Monthly Archives: November 2009
The past 2 weeks have been hectic.
Several representatives from our funders have come through town to review the SEED project’s development and check that goals are being met. Of course, their arrivals come after some major changes in management and refocusing, so there is lots of work to catch up on. To keep getting funding we had to demonstrate that things are getting done.
For me, that meant getting several displays ready for the local hotels. Easy enough, right? But there are so many little details that had to get done along the way. And for each thing that needed to happen, there was always someone else to follow up with and triple check with; such as going to several different villages to meet with the weavers, collecting baskets, arranging fumigation, designing tags, printing tags, designing stands – then making them myself because they didn’t get done on time…I dunno what else, but it was a bit of a mad dash.
All in all it has reminded me of two things I am so very grateful for:
- Deadlines (to get things moving & done)
- The moments when I am reminded that ,even with all the major frustrations and doubts about getting things done here, there are times when everything does fall into place and works.
I’m going down to Maputo on Monday for a crafts fair with several of the weavers that we work with. The goal is to sell some of their products and also to show them how an exhibition works, the caliber that is expected and whatnot. Of course, this is still Africa so the standards are different and I have very little idea of what to expect myself. We shall see… Anyway, that also means I’ll be there for Thanksgiving. I know I’ll not be getting any turkey and stuffing, but a guinea fowl feast would be just fine.
Did you know this is what a cashew looks like!?
One curly little seed attached to the bottom of a sour fruit, hanging on a huge tree. (*note: the fruit and nut are upside down in the photo) I learned this today in Mabote, where cashew trees grow all over the town. I even got a taste of the local cashew fruit juice, that is fermented for a local beer and makes your mouth go numb. Not exactly a thirst quencher.
Went to a little village called Murure to meet the basket weavers.
It was an interesting community because the whole group of women was significantly older than the other groups I’ve met with so far. Also, they have a different style of weaving Xindzalas.
Instead of using palm, they make the baskets out of a vine. The raw material is locally found, and the women prepare it by holding it with their toes and whittling off the bark, leaving a clean, white cording underneath. When they are done weaving the baskets are extra sturdy and awesome.
This little ancient woman just emerged from the bush, and slooooowwwwly made it over to sit under the tree and weave. She had an amazing face, and I wish I spoke Xitswe, the local dialect, just so I could have asked her some questions. However, she scowled at me so I must have been staring rudely. But it was hard to take my eyes off her.
Ants are everywhere here, marching around oh so diligently. Out of respect and a real sense of awe at their numbers and organization, I let them dominate my bathroom sink, explore the kitchen, live in the kettle (and die in it) and carpet the outside of my fridge. Until…. I woke up this morning with ants in my bed!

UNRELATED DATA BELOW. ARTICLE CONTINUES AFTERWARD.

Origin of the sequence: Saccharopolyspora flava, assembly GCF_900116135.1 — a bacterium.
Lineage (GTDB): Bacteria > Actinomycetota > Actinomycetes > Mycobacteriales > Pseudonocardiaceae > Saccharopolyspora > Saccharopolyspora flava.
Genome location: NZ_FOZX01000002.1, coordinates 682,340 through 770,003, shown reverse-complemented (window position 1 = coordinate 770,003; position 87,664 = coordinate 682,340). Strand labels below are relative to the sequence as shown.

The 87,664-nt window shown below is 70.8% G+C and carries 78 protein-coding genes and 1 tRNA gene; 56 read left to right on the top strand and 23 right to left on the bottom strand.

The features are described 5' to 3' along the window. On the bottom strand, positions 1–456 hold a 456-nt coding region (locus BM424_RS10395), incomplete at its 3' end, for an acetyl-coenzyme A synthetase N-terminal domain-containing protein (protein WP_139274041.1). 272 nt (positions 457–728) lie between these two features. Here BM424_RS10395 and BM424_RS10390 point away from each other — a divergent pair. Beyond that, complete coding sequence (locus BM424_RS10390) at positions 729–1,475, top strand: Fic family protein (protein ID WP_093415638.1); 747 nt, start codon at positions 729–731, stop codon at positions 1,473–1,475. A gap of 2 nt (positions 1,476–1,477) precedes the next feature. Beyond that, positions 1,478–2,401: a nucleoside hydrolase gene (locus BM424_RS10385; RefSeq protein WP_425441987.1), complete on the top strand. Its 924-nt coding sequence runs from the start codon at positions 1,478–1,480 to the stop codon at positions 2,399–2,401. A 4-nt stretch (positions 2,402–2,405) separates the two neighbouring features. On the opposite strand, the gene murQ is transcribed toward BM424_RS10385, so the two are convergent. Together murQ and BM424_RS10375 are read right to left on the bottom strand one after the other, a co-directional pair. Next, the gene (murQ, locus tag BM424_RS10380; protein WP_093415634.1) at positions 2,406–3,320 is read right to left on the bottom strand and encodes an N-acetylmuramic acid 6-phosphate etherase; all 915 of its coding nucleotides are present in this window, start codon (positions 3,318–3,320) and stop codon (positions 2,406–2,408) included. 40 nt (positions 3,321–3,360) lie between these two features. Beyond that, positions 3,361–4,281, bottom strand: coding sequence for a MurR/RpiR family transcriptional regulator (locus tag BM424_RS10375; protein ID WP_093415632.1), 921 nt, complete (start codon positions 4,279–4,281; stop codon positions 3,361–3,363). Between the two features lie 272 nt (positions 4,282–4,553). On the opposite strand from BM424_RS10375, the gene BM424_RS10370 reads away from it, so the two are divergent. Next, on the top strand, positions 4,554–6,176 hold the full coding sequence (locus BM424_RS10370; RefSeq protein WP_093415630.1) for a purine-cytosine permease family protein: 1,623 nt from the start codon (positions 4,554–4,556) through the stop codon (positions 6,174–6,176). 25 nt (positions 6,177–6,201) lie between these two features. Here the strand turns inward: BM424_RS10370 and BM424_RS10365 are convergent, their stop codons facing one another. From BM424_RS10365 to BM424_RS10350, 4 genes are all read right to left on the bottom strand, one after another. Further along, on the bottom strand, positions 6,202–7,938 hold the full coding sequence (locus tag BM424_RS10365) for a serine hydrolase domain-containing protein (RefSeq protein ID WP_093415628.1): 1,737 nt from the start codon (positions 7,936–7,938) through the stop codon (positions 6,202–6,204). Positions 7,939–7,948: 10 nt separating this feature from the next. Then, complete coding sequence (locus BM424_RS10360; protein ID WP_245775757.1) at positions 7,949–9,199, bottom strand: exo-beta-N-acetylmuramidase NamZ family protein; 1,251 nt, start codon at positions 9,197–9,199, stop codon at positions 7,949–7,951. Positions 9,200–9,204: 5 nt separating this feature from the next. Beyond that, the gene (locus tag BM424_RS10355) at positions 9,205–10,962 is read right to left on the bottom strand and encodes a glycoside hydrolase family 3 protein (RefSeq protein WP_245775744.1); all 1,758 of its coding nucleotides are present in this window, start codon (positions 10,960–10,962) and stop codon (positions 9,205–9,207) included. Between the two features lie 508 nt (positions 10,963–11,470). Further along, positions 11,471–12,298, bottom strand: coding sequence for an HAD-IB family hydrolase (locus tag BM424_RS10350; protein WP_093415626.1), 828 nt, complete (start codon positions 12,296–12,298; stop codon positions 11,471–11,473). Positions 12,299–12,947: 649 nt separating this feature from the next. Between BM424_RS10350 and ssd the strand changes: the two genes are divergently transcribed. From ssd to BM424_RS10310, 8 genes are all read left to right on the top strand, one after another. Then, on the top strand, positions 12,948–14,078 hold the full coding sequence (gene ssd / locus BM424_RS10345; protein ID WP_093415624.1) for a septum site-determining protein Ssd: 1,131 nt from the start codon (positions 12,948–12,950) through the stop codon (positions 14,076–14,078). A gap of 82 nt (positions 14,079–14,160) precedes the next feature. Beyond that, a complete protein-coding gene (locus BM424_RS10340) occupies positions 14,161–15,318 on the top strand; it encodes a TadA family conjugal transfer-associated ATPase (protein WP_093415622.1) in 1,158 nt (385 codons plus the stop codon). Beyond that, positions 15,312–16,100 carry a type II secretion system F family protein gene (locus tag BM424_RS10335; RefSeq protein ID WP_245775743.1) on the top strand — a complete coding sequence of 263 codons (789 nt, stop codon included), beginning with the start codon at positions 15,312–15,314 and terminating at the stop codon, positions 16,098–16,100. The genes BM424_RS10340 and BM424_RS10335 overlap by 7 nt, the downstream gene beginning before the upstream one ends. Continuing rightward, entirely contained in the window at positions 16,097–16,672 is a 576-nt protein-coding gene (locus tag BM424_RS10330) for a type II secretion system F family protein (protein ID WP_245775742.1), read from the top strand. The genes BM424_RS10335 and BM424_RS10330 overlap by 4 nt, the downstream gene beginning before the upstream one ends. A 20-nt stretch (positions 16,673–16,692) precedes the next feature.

“Too Far! TOO FAR!”
I cried out at 5 am.
Mercilessly I smushed, rolled and crushed them out of my sheets. Then went downstairs, washed them out of the sink, swept them outside, stomped on them and poured cinnamon on their anty paths. “CURSE THEM!!!” I grumbled. But as I sat down 2 hours later hot, sweaty and feeling self-satisfied with my newfound gumption, my eyes lingered on yet another trail. My gaze followed the little dotted path headed straight for my suitcase.
“NO!!!!! Is nothing sacred!?”
Defeated, I swept off those I could then, exhausted and itchy, got dressed for work.
I have a growing collection of shells that I’ve gathered since I arrived. Placed along the front ledge of my house, the collection is already wrapping around the porch. Many of my favorites are broken conk shells. They look like old bones with spirals and teeth. Someone commented that I was choosing ugly ones, but I think they’re much better models to paint.
I started my Portuguese lessons this week. My tutor’s name is Hamida, and she is very nice. She speaks English, but not to me. The first half of our lessons are normally more formal, then the next half is conversation. At that point I start speaking a very special creole language that I like to call Spanglishaguese. It’s an inspired conglomerate of different modes of communication (including hand gestures), but with raised eyebrows and many repeated corrections I’m letting it go. Si? Si.
No pumpkin to be found, so I made a festive shade to go over my camping lamp. I cut bat shapes out of an empty cereal box and stapled it back together inside out. How very Marth Steward of me, no?
On Friday night, Flora (my boss’ 5 year old daughter) and some other kids came trick or treating. It was Flora’s first Halloween, so she was so excited. I helped her mom, Helga, make a vampire cape out of some plastic from the market.
When the kids came by, they sang me two songs and recited the classic ”trick or treat, smell my feet….” rhyme that Sarah, the American Peace Corps volunteer, had taught them.
Saturday night we went to a benefit party for the local school. Dressed as fallen beauty queens, (I was “Miss Understood”, Sarah was “Miss Chievous” and Courtney was “Miss Demeanor”) we mingled with the local ex-pat community and danced the night away.